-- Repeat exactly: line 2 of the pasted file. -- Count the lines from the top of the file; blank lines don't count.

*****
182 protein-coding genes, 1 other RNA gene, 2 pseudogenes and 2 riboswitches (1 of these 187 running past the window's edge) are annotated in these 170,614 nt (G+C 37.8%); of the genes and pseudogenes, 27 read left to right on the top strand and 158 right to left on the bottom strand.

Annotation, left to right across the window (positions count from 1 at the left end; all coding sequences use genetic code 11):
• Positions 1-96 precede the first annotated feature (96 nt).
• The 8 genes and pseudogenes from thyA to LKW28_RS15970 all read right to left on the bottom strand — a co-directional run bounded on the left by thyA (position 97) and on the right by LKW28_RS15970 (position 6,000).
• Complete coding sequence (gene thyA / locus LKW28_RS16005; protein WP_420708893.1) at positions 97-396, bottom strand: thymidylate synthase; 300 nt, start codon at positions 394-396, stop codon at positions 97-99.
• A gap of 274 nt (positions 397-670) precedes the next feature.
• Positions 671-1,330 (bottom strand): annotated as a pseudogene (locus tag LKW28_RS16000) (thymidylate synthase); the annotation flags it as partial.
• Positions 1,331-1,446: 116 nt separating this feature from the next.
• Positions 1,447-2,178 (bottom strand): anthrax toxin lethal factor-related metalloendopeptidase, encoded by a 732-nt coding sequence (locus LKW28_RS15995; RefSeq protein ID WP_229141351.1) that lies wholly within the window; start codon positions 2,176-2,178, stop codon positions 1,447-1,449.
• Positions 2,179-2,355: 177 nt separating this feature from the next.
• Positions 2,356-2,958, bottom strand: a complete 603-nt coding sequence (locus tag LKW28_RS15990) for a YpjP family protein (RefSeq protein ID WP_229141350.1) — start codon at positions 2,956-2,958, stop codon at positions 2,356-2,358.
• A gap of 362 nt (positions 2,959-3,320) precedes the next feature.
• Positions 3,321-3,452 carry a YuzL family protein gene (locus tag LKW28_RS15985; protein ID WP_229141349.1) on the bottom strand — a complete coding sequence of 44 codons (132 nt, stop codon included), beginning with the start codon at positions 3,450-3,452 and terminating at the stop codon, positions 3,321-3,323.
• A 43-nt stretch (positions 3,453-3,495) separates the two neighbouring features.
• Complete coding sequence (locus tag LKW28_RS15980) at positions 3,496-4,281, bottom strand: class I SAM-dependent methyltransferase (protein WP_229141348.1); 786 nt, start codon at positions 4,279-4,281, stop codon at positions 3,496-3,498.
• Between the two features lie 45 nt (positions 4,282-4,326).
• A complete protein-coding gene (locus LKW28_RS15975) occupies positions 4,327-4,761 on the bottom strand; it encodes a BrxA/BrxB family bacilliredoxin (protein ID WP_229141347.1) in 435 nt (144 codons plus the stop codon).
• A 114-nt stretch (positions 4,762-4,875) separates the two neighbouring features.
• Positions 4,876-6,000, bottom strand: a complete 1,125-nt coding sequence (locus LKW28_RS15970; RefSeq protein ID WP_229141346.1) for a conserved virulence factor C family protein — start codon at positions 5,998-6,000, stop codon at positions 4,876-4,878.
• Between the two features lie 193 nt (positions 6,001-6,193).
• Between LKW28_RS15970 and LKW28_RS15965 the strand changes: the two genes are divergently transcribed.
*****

Annotation, left to right across the window (positions count from 1 at the left end; all coding sequences use genetic code 11):